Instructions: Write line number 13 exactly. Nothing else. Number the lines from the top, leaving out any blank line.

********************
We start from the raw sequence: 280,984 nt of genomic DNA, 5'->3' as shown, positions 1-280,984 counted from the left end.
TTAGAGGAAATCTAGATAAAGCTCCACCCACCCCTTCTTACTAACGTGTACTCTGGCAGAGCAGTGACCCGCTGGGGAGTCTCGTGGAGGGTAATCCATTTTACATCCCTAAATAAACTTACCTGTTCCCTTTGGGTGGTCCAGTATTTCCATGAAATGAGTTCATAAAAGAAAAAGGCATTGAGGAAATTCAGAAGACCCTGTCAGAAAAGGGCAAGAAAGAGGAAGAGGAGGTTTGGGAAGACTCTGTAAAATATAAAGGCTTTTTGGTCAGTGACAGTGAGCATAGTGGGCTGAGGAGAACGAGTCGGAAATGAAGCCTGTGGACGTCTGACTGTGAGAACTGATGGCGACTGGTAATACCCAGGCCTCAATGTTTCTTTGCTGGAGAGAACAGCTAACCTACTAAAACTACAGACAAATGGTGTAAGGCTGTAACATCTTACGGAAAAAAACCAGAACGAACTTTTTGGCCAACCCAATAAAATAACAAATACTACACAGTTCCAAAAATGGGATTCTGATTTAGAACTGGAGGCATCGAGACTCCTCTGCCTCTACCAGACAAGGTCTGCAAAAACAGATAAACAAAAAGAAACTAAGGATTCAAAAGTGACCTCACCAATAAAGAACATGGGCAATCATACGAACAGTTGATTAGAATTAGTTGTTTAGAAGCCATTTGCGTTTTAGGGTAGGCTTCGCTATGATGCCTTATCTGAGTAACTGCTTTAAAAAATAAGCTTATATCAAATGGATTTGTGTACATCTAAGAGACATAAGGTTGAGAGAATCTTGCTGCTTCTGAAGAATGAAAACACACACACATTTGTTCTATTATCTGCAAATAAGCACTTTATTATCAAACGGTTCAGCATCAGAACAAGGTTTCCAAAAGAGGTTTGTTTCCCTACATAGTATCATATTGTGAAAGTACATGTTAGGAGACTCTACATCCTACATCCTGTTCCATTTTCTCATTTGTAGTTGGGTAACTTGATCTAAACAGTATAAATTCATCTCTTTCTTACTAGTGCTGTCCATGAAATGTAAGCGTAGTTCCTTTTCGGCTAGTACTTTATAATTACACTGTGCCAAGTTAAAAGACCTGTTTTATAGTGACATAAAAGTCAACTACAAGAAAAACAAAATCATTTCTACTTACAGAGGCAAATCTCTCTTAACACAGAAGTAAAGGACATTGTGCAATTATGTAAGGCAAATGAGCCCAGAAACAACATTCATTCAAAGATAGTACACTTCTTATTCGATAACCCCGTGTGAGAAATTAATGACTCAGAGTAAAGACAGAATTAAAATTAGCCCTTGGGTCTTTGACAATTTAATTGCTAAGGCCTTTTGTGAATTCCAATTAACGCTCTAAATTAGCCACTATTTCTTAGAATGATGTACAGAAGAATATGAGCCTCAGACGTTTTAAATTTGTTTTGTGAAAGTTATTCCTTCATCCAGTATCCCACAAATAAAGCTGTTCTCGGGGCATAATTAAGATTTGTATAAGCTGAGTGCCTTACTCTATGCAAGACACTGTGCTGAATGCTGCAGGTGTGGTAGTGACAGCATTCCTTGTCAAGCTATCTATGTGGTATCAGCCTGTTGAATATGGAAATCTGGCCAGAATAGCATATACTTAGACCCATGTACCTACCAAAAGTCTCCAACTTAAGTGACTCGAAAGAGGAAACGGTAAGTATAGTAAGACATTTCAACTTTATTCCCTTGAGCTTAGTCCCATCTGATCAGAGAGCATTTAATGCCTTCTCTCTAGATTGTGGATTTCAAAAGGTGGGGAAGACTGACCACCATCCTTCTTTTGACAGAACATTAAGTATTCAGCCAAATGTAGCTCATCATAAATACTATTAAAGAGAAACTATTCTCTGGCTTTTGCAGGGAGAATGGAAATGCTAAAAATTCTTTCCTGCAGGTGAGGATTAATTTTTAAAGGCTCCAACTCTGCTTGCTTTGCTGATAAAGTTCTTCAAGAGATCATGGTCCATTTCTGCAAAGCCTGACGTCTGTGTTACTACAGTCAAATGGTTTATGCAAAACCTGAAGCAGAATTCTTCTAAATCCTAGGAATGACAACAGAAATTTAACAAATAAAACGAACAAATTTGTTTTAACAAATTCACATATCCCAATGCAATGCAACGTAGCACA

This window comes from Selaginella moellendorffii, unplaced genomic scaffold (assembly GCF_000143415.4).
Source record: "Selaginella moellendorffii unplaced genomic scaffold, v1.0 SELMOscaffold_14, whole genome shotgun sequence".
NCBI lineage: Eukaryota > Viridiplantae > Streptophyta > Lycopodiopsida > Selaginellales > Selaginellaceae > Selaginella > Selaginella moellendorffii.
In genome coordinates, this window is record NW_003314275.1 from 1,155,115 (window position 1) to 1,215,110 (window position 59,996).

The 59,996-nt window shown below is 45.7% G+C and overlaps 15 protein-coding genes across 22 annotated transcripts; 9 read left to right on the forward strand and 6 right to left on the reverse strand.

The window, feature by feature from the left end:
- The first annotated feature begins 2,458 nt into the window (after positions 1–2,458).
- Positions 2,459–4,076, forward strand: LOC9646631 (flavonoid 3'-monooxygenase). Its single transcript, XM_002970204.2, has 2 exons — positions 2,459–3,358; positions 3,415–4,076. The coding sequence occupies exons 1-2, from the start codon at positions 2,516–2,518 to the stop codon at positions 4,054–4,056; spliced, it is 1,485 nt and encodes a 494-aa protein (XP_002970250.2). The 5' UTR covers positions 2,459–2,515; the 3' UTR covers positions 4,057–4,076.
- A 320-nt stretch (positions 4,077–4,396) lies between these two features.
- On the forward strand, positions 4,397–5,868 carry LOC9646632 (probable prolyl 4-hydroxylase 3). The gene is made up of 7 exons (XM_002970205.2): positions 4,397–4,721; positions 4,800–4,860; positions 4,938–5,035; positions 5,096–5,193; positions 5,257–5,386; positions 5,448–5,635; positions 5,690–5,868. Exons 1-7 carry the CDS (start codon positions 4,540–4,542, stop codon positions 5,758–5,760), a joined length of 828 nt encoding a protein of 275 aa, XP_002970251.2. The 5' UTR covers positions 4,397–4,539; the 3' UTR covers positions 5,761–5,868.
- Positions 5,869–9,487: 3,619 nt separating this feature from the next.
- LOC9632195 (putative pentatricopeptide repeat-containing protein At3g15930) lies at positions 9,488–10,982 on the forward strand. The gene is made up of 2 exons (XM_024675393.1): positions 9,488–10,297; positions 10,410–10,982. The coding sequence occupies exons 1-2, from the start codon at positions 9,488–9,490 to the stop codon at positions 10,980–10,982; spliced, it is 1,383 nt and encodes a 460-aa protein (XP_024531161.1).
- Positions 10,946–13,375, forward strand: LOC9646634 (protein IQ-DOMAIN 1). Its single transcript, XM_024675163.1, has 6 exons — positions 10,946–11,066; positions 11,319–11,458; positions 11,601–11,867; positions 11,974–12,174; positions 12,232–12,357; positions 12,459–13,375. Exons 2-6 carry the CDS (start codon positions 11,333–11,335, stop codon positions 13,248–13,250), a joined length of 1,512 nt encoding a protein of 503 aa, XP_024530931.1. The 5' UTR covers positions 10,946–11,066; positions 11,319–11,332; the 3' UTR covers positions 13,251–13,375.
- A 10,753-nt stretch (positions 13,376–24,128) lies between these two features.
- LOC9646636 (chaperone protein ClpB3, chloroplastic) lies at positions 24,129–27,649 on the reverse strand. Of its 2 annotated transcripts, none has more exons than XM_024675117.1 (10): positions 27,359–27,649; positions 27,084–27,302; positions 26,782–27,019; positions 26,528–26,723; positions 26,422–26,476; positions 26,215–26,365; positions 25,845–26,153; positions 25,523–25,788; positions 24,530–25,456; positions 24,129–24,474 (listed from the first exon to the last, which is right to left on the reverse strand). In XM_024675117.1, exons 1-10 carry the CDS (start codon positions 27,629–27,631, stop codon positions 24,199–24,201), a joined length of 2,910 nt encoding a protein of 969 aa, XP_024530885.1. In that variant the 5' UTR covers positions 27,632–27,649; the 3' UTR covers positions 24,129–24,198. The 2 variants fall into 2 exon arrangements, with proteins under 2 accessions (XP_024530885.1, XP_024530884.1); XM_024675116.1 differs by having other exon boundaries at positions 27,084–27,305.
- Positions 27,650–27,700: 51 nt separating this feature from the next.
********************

- Positions 5,869–9,487: 3,619 nt separating this feature from the next.